Sleep and migraines are linked and controlled by the same parts of your brain, so it might be time to look at your sleep quality if you’re experiencing migraines. Migraines, poor sleep quality and sleep deprivation have significant effects on physical health and cognitive function. To manage migraine symptoms and improve your sleep patterns, learn how the two are related.
What are migraines?
Migraines are neurological disorders characterized by the presence of intense or throbbing headaches. The International Headache Society diagnoses migraines by the severity of pain and lasting from four to 72 hours. Affecting approximately 12% of Americans, migraines rank among the world’s most debilitating illnesses. In addition, they are the most prevalent neurological condition, negatively impacting quality of life, social and family life and work abilities.
Migraines often begin with prodrome and aura symptoms, with early signs like mood changes, food cravings and vision impairments. Once the migraine sets in, it becomes progressively more severe and may trigger other symptoms like increased sensory sensitivity, nausea and vomiting. Some people also experience muscle weakness or tingling and numbness in their extremities. They often occur at the beginning of the day.
What causes migraines?
While migraines were thought to have been caused by constricted blood vessels, studies now show that genetics and various other factors cause them. Women are three times more likely to experience migraines than men, and those with a family history of migraines may be more likely to have genetically-caused migraines. Migraines are also often comorbid with medical conditions like mood disorders, epilepsy and sleep disorders. Other causes may include:
- Head injuries
- Bright or flashing lights
- Hormonal changes
- Skipped meals
- Insufficient sleep
- Food triggers
- Sudden or extreme weather changes
Migraines have no cure, but migraine symptoms may be alleviated with medication use and behavioral changes. The U.S. Food and Drug Administration (FDA) currently approves the use of several drugs to relieve migraine symptoms.
How are migraines and sleep related?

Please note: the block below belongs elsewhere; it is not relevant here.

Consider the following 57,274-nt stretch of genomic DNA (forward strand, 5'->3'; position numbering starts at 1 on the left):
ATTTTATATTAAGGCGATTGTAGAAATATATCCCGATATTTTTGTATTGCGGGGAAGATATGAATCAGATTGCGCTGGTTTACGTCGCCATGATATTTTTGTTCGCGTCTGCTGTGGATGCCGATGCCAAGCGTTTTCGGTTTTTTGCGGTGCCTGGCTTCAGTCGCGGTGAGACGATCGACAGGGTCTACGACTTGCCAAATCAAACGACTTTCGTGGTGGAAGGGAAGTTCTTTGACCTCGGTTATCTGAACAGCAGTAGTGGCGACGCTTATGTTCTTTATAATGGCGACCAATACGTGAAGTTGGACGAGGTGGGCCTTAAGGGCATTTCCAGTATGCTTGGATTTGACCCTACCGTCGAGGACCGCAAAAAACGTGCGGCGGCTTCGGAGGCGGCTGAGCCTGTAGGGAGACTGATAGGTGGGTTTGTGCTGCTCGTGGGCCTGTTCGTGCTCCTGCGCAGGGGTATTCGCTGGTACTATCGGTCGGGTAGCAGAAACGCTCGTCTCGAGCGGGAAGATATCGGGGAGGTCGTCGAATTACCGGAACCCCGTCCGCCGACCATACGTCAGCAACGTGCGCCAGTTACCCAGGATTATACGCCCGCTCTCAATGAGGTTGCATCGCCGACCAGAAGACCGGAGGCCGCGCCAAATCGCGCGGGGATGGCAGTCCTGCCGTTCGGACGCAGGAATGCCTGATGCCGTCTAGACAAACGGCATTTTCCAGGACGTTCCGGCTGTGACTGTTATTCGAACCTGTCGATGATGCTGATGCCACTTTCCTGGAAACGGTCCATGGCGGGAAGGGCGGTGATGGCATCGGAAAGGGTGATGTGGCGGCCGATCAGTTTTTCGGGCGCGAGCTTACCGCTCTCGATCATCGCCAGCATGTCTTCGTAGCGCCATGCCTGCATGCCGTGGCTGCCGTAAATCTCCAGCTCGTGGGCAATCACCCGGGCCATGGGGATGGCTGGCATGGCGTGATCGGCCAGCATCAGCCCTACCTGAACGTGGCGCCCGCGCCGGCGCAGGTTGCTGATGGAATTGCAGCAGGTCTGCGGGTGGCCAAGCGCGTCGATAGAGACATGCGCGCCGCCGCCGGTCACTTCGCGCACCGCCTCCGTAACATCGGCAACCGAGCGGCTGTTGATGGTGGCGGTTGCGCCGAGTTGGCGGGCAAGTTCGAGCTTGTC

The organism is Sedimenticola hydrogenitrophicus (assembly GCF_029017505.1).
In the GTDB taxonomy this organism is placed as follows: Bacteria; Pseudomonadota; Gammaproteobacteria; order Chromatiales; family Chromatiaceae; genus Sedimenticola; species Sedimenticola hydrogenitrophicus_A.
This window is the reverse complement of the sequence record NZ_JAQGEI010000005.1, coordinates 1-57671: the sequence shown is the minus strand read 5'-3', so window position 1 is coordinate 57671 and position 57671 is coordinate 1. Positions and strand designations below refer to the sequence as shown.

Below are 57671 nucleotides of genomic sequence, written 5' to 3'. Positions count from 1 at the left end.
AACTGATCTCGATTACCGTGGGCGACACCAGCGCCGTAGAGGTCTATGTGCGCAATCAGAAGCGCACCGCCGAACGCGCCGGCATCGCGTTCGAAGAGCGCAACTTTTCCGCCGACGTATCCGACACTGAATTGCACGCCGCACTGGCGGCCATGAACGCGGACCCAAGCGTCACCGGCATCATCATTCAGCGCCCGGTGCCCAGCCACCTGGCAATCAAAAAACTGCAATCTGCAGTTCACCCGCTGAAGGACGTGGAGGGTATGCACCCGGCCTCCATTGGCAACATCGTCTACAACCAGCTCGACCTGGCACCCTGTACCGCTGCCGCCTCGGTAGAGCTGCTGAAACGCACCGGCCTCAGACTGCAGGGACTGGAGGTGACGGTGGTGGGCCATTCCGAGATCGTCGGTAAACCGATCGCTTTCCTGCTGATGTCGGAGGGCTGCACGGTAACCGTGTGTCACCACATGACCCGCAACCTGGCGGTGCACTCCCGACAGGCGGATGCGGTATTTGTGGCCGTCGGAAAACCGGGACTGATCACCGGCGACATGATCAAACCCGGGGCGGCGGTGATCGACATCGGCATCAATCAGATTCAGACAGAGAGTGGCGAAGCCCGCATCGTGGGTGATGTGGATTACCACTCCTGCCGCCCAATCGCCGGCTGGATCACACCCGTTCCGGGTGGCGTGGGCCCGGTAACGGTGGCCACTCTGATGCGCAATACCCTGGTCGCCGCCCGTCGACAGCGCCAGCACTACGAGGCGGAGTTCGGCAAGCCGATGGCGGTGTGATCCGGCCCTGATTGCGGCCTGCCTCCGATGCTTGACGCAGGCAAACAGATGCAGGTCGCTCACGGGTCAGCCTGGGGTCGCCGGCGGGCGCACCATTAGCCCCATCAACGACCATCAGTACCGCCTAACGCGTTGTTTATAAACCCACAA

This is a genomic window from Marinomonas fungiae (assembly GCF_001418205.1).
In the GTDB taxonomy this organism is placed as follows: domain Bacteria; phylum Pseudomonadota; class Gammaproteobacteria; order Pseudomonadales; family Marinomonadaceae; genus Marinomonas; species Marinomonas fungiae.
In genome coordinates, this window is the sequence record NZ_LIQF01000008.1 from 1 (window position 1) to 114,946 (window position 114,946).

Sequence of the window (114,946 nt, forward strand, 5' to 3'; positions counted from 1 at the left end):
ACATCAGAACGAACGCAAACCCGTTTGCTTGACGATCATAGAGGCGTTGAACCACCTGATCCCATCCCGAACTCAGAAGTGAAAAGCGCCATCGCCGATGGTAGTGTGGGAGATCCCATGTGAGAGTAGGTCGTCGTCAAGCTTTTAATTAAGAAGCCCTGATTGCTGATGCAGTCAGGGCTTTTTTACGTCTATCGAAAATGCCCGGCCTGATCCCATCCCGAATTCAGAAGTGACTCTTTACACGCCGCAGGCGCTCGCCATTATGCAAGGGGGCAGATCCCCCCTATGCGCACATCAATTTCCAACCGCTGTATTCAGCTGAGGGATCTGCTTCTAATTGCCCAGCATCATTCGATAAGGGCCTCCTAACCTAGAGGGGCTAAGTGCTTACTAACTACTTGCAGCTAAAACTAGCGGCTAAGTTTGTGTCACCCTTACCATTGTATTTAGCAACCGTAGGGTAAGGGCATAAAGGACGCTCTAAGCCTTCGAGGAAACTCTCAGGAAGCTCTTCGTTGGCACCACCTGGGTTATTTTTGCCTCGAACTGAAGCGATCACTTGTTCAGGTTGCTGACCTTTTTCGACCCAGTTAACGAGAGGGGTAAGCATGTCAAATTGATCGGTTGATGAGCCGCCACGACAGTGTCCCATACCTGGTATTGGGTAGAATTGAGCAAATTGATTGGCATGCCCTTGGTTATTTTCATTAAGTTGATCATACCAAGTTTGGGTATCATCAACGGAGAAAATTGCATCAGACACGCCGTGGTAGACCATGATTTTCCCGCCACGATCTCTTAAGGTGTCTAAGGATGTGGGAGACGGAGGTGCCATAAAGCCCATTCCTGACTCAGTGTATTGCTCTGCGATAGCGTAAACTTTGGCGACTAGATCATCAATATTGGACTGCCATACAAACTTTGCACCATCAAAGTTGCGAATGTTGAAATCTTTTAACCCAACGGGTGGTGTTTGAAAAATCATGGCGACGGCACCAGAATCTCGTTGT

Studies suggest that migraines and sleep have a bidirectional relationship. In other words, poor sleep patterns can cause migraines and vice versa. Sleep and migraines share common anatomical areas of the brain within the brain stem, cortex, hypothalamus and supraoptic nucleus. These anatomical structures regulate neurotransmitters like serotonin, melatonin, orexin and dopamine.
In sleep, these areas regulate the circadian rhythm and control wakefulness levels. For migraines, these structures process, modulate and transmit pain. Research into these mechanisms suggests the bidirectional relationship between sleep and migraines, such as when melatonin levels decrease during the onset of a migraine.
Both migraines and poor sleep have significant associated health risks. Of migraine patients, 30% to 50% experience disturbed sleep. Studies show strong comorbidity between migraine attacks, disturbed sleep and psychiatric conditions like depression and anxiety. Migraine patients are also at higher risk for stroke and heart attack. Other complications include:
- Reduced cognitive function
- Chronic pain-related stress
- Mood disorders
- Increased accident or injury risk
- Reduced productivity
Neurological relationship between migraines and sleep disorders
Insomnia, defined as the inability to sleep or total lack of sleep, is more prevalent in patients with migraines than those without them. Among those patients, migraines occur at an increased pain and frequency. Research speculates that since the hypothalamus and brainstem are both involved in sleep-wake physiological and pain modulation, they may be related mechanisms for both migraines and insomnia.
Sleep apnea, which causes breathing problems and sleep disturbances, is shown to cause morning headaches. Migraines, however, occurred at similar rates among sleep apnea patients and the general population. Restless leg syndrome is substantially more common among migraine patients, affecting up to 39% of subjects. Studies suggest that this is due to a shared dysfunction within the hypothalamus and the dopamine system. They theorize that the conditions don’t necessarily affect each other, but have the same neurological root cause.
Parasomnias are broad and undesired sleep abnormalities like sleepwalking or nightmares and are associated with migraines. They may be mutually linked to serotonin dysfunction, which is otherwise responsible for sleep-wake cycles and migraine pathogenesis. Bruxism is associated with joint dysfunction, and both may trigger migraines through nerve activation. Studies also suggest that migraine patients may have increased pain susceptibility.
How do migraines affect sleep patterns?
Migraines and poor sleep have a cyclical relationship. As sleep disturbances increase, risks associated with migraine onset increase. Pain tolerance may lower, increasing migraine severity and preventing sleep onset. Migraines may wake you up consistently and early in the morning.
Since migraine onset is related to sleep-wake patterns, too much sleep can also cause migraines.
Tips for improving migraine symptoms and sleep health
While migraines don’t have a cure, some medications and behavioral changes may improve sleep and migraine symptoms. Here are a few ways to improve sleep and manage migraines:
- Go to sleep and wake up at consistent times
- Avoid under-sleeping or oversleeping, aiming for about eight hours
- Avoid stimulants, especially before sleep
- Track migraine symptoms to identify causes and triggers
- Engage in relaxing activities like meditating before bed
If your symptoms persist and negatively impact your quality of life, it might be time to seek a medical opinion. Doctors can diagnose sleep disorders and migraines and provide prescriptive treatments like medications, diet changes and therapy.